They make conversation could work in English generally as a sentence:
But again, that sentence changes the verb from talk to make (which is fazer in Portuguese) and turns talk (now conversation) into a noun.
For present continuous in English we use a "present participle" which is formed by adding the suffix "-ing" to the "bare infinitive":
A "gerund" in English is actually a noun masquerading as a verb.
So, something such as, "Talking is not always wise" or, "I do the washing in the kitchen" are examples of English gerunds.
Meanwhile, in Brazilian Portuguese the present continuous is often represented by the "gerúndio" which is rarely used in European Portuguese (the sort of PT that is also used in Asia and Africa).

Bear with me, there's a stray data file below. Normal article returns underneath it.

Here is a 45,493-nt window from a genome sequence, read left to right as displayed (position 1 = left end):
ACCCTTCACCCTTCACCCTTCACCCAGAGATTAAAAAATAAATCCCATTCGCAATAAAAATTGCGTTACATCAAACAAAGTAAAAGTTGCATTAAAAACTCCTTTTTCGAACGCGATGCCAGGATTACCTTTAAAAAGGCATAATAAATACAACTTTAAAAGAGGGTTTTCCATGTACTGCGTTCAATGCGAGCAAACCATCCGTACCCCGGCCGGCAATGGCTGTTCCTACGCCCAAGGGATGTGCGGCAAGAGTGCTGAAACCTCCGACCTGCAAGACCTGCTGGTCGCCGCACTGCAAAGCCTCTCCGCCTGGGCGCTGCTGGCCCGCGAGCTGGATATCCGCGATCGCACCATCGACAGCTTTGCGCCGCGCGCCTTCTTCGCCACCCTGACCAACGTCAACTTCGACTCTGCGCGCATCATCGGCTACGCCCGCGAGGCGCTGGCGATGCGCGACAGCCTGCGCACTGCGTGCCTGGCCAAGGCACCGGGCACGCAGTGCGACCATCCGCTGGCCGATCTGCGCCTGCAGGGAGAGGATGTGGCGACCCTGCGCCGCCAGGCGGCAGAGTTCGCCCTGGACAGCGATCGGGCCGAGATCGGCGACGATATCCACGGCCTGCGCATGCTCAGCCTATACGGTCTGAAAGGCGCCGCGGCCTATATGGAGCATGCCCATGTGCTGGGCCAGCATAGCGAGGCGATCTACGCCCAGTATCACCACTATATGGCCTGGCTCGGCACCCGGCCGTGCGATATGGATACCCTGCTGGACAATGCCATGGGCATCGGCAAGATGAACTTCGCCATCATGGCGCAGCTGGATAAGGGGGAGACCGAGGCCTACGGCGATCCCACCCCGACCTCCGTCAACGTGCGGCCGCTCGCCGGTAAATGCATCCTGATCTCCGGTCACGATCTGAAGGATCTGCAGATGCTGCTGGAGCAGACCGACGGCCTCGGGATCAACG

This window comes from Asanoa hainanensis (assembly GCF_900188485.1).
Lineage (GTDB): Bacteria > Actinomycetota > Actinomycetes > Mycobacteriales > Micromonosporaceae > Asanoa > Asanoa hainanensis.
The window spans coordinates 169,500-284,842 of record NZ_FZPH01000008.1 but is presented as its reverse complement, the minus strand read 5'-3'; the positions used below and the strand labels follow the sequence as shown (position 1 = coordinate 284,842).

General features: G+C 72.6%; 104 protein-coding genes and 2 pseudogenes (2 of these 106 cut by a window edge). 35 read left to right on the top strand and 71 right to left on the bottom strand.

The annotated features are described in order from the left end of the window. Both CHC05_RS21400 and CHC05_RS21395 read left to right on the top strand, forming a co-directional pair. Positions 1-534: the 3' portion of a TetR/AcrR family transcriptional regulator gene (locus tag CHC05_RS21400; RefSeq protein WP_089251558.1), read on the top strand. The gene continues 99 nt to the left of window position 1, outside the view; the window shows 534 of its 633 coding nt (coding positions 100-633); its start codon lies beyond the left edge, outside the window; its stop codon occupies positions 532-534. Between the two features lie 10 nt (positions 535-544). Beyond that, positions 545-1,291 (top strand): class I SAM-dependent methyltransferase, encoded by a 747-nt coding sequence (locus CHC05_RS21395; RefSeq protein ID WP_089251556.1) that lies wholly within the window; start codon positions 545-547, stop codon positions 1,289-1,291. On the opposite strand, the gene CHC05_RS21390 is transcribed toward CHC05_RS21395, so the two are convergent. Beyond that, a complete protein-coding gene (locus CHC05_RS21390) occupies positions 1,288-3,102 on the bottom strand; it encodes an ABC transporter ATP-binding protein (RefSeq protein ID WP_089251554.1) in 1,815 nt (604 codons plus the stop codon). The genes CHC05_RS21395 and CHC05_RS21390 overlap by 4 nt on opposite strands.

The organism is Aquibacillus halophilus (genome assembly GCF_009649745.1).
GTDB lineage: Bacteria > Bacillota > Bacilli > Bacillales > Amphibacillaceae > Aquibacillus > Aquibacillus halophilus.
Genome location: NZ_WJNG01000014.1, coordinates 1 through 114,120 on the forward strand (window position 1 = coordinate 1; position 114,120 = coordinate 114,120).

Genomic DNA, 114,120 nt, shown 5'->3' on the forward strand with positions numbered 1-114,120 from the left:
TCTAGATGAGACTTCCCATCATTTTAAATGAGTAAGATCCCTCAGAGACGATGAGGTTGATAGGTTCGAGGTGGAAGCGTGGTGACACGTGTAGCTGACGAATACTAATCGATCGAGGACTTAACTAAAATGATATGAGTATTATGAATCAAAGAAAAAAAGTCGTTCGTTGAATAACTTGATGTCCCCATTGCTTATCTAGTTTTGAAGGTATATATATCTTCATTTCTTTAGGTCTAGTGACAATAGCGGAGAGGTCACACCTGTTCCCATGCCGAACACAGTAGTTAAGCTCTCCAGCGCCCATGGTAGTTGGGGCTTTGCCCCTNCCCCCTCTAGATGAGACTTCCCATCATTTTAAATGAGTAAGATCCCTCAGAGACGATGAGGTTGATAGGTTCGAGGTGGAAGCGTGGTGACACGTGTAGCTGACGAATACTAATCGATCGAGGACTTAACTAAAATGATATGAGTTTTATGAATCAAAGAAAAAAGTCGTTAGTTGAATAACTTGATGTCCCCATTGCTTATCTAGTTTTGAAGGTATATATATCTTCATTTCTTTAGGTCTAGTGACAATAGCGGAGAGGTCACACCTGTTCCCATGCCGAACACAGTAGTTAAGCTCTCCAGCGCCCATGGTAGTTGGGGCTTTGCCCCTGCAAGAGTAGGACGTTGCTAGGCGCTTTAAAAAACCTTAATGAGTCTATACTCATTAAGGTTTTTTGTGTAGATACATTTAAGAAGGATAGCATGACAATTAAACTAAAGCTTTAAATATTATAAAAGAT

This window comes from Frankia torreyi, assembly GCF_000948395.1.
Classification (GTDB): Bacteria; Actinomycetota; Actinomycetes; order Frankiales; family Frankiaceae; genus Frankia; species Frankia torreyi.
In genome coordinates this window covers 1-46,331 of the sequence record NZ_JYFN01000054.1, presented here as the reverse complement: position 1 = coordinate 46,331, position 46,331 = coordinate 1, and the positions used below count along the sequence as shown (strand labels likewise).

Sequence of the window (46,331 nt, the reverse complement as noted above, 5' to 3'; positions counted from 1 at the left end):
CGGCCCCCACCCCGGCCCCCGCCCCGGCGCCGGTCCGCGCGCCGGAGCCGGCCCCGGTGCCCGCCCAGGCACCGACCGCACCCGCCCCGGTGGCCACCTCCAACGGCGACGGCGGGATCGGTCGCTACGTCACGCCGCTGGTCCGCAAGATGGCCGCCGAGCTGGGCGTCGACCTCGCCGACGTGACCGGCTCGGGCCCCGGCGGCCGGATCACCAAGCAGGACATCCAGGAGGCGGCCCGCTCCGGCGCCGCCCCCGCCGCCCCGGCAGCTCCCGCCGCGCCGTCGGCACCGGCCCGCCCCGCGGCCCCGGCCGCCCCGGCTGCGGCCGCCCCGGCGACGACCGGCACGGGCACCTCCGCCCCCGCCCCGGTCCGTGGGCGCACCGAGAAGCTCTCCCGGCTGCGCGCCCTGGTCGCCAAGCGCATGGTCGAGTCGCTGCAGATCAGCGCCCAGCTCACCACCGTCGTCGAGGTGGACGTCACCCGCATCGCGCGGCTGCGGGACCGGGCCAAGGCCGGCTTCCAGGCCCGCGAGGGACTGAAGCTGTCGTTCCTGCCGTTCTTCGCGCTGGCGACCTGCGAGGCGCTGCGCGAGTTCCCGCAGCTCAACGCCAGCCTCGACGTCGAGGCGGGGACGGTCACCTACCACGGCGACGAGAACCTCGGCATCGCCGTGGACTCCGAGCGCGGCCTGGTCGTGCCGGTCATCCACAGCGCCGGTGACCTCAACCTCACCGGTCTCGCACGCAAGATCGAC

So, "gerund" and "gerúndio" are false friends.
Anyway, see my answer to Langenth to see why the present participle/gerúndio is not the same as present tense.
No. "They converse/talk" does not mean it is happening now like, "they are conversing/talking" conveys:
- Q: "What happens when your mother visits your teachers?"
- A: "They converse/talk" [about my schoolwork]
The better PT translation for the Continuous Present is:
- Eles/elas estão conversando (BR PT)
- Eles/elas estão a conversar (EU PT)
And (almost forgot), "speak" when used without the reflexive "to each other" would just mean they utter words but not necessarily have a conversation. "Falar" is the better verb for "speak".
- I speak English
- Eu falo Português